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2020 ReSAKSS Annual Conference - Plenary Session V Enabling Environment for Transforming Agrifood Systems

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Presentation on Political Economy of Agriculture Policy in Africa: Implications for Agrifood System Transformation

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2020 ReSAKSS Annual Conference - Plenary Session V Enabling Environment for Transforming Agrifood Systems

  1. 1. Political Economy of Agricultural Policy in Africa: Implications for Agrifood System Transformation Dr. Danielle Resnick, IFPRI 5 November 2020
  2. 2. Agriculture Policy & Political Economy Issues Price distortions regime type and interest group influence Public investments visibility and attribution by voters of private vs. public goods Agro-industrial policy state-business relations and bureaucratic autonomy Agrifood system transformation horizontal and vertical coordination Ideas, Norms, Biases, Ideology
  3. 3. Democratization credited with relative rates of assistance that favor agriculture over non-agriculture (Bates & Block 2013) • Malapportionment increases the weight of rural constituents in policy process (Boone & Wahman 2015) Trade distortions remain pronounced, particularly for politically-important grain crops • 82% of export bans between 1988-2017 occurred since 2000 (Schulz 2020) Well-organized interest groups lobby for preferred policy • In Southern Africa, volatile maize restrictions due to balancing interests of powerful millers, vocal farmers unions, and urban poor Distortions not bad on their own but need to be strategic rather than arbitrary and volatile • Requires strong state capacity and resistance to being hijacked by the loudest lobby groups, i.e. “embedded autonomy” Price Distortions 0 5 10 15 20 25 Ethiopia Mali Sierra Leone Burundi Cameroon Ghana Liberia South Africa Chad Rwanda Uganda Zambia Zimbabwe Tanzania Senegal Kenya Nigeria Number of events Export ban Export quota Export tax Import ban Import quota Import tariff Source: FAO’s Food and Agriculture Policy Decision Analysis (FADPA). Trade-Related Price Distortions, 2008-2018
  4. 4. Public Investments Ag research & development (R&D) and extension receive lower public investments than input subsidies • Assumption that politicians prefer high visibility goods for which they can receive attribution from voters • Presidential initiatives around inputs, commodities, and infrastructure are high visibility investments Budget commitments need to be aligned with political economy analyses of the budgeting process • Veto players and opportunities for executive influence • Decentralization of agriculture to local governments Decline in ag budgets across districts after Ghana’s 2012 devolution Source: Resnick (2018) Examples of presidential initiatives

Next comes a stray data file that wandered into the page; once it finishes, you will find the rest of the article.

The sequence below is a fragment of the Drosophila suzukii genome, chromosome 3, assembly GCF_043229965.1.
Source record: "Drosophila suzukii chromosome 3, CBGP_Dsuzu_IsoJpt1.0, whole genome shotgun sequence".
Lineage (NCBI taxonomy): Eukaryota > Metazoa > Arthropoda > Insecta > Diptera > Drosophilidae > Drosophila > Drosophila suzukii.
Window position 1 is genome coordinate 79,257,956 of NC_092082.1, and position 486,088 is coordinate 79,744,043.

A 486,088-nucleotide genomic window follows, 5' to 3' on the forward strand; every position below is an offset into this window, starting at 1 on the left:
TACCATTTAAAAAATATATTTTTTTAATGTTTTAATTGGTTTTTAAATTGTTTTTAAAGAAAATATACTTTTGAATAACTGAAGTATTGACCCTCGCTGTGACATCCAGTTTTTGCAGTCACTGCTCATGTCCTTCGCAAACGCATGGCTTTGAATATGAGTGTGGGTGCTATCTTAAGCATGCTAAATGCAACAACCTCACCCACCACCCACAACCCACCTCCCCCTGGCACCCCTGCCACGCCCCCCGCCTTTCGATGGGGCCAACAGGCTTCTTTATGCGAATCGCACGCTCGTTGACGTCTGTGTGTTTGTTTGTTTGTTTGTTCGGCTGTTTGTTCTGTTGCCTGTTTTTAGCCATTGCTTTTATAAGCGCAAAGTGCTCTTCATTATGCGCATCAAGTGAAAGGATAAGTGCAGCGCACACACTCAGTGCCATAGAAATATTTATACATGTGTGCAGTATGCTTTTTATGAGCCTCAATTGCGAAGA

5. 5. Agro-industrial Policy Targeting of agro-industry tied to whether it benefits ruling coalition (Kjær 2015; Whitfield et al. 2015) • Uganda: dairy industry vs. fish processing • Mozambique: sugar industry vs. fish processing Successful agro-industrialization requires…. • Capacity to address coordination failures and self-discovery externalities • Growth coalitions between business and states • Strengthened autonomy and accountability of bureaucrats to implement policies without excessive political interference Capture State policy hijacked by business Growth State and business cooperate to increase investment and public goods Collusive State and business engage in pervasive rent seeking Predatory State suppresses business due to low trust Different combinations of business-state relations Source: Adapted from Leftwich et al. (2008)
  6. 6. Agrifood Systems Expands Government Role Illustrative range of government responsibilities for agrifood systems policy agenda
  7. 7. Horizontal & Vertical Coordination Harmonize multiple policy objectives • Ensure agro-processing creates jobs but protects environment • Investments in ag R&D improves hunger but does not undermine diets Cross-sectoral issues • Expenditures beyond agriculture • Jurisdiction of ministerial mandates Multi-level challenges • Value chains span discrete political authorities in rural and urban areas • Cities can have complex institutional oversight of food system actors, such as informal food traders Source: Resnick and Sivasubramanian 2019 Governance of informal food in Accra, Ghana
  8. 8. Conclusions Political economy permeates any policy decision • Likely to be more pronounced from an agrifood systems perspective Strengthening state capabilities requires broader set of interventions beyond the agricultural sector • Improve low budget transparency in region • Build capacity for budgeting and M&E in agri-food ministries • Support parliamentary ag committees, audit institutions, business associations • Learn from public sector experiments with multisectoral agencies, performance contracts, and delivery units Low budget transparency in region